Photograph courtesy of Susan Vincent.
Dr H. D. L. (Tom) Corby, 1913–2013
Tom Corby died on 6 January 2013, shortly before his 100th birthday. The timing seems particularly poignant: that such a great contributor to legume research should die on the first day of the 6th International Legume Conference, which this year was held in Johannesburg, an area of the world where Tom had extensively worked. He was born near Oxford and went to a local school, where he seems to have been rather mischievous and more interested in making things than in academic subjects, although he was an avid reader of books such as The Swiss Family Robinson. With a friend he built a weatherproof tree-house, which they rented out to a labourer, using the proceeds to buy cinema tickets. The one school subject he was good at was chemistry and he was apprenticed to a local pharmacy – however, one look at the room in which he was supposed to work helped him to decide to go to Canada on an ‘assisted career’ scheme to learn about agriculture! In Canada he was placed with a welcoming family, learned skills such as ploughing, and he then decided to take some technical training. Tom was top of his class for 5 years, which allowed him to progress to Guelph University to complete a degree in agriculture. After completing his degree, he joined the colonial service and enjoyed a long and varied career, most of it spent in Africa. Apart from his scientific work, he had to turn his hand to many other activities, such as air traffic control, when he found himself in charge of an airstrip as well as a laboratory.
Tom made two very important contributions to legume biology. Readers of New Phytologist are most likely to know him from his work putting legume nodule morphology into a taxonomic framework. His best-known paper on this, Corby (1988), gave details of the morphology of nodules from many different legume genera, mostly from his own observations. This work was also the basis for his PhD thesis (University of Harare, Zimbabwe). Although he did not publish in New Phytologist, his work underpins many papers in this journal, including de Faria et al. (1989) and Sprent (2007). His careful observations also preempted some major changes in plant taxonomy. For example, he noted that aeschynomenoid nodules (see Sprent, 2007) occurred in Brya, which was then placed in the tribe Desmodieae, where the typical nodule is desmodiod. This genus has now been transferred to the Dalbergioid clade, a unique feature of which is possession of aeschynomenoid nodules (Lavin et al., 2001). Corby also described nodules of the crotalarioid genus Lotononis as being generally indeterminate, except for the section Listia where they are lupinoid, girdling the subtending root. Listia has now been reinstated as a separate genus (Boatwright et al., 2011).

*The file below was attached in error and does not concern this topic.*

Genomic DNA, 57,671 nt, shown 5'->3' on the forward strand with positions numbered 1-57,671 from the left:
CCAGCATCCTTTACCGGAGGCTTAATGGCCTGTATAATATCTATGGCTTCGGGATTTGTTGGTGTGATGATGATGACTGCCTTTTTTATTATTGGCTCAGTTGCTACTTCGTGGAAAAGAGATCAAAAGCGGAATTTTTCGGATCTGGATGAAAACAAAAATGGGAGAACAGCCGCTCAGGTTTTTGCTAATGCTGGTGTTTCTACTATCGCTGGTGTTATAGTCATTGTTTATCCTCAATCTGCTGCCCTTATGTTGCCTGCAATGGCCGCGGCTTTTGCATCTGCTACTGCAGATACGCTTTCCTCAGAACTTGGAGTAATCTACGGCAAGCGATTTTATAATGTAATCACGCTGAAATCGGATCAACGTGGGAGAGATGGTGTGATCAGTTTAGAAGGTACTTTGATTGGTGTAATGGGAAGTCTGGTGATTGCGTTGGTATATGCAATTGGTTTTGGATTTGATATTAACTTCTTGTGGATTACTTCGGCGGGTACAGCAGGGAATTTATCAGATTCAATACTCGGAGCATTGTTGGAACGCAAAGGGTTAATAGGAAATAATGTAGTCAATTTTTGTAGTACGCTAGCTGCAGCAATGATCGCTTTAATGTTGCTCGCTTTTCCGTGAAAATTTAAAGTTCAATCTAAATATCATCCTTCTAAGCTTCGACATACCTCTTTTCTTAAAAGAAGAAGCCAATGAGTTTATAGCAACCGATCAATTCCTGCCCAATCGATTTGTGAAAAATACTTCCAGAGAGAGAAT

Tom's other contribution was in the formulation of rhizobial inoculants, using local ingredients rather than peat as a carrier, for legumes including soybean, which was then being developed as a crop in Southern Rhodesia.
It is a credit to all concerned that Tom was invited back to Zimbabwe to continue his work long after he retired. Recently, I put him in touch with a young Zimbabwean PhD student, Mazvita Chiduwa, at Murdoch University, Western Australia. Funded by N2 Africa (www.n2africa.org), Mazvita will return to her home country to work in the same place where Tom set up his inoculant programme. Tom invited Mazvita to his centenary party, which had been scheduled for 17 May 2013, but sadly they will not now meet.
I had lunch with Tom, his daughter Susan and my husband Peter in Kirstenbosch Botanical Garden, Cape Town, in November 2012 and, although physically frail, he was mentally as sharp as ever. He had a long discussion with Peter about experimental design and the statistical analysis of field data. I was also able to tell him of our planned interactive database on legume nodule characters (www.ILDON.org) which was launched at the aforementioned 6th International Legume Conference in Johannesburg.
Tom will be greatly missed by his friends, not only for his excellent science, but also for his great sense of humour and resolve; his reaction to the sanctions of the UK government against Ian Smith's white-minority administration in Rhodesia was to say, ‘We'll just have to drink brandy instead of whisky.’
Tom's final refereed paper was published in 2011 (Corby et al., 2011) and his collection of fixed legume nodules resides in my home conservatory. It is an enduring reminder of his work and it remains a valuable source of material for studies of nodule structure.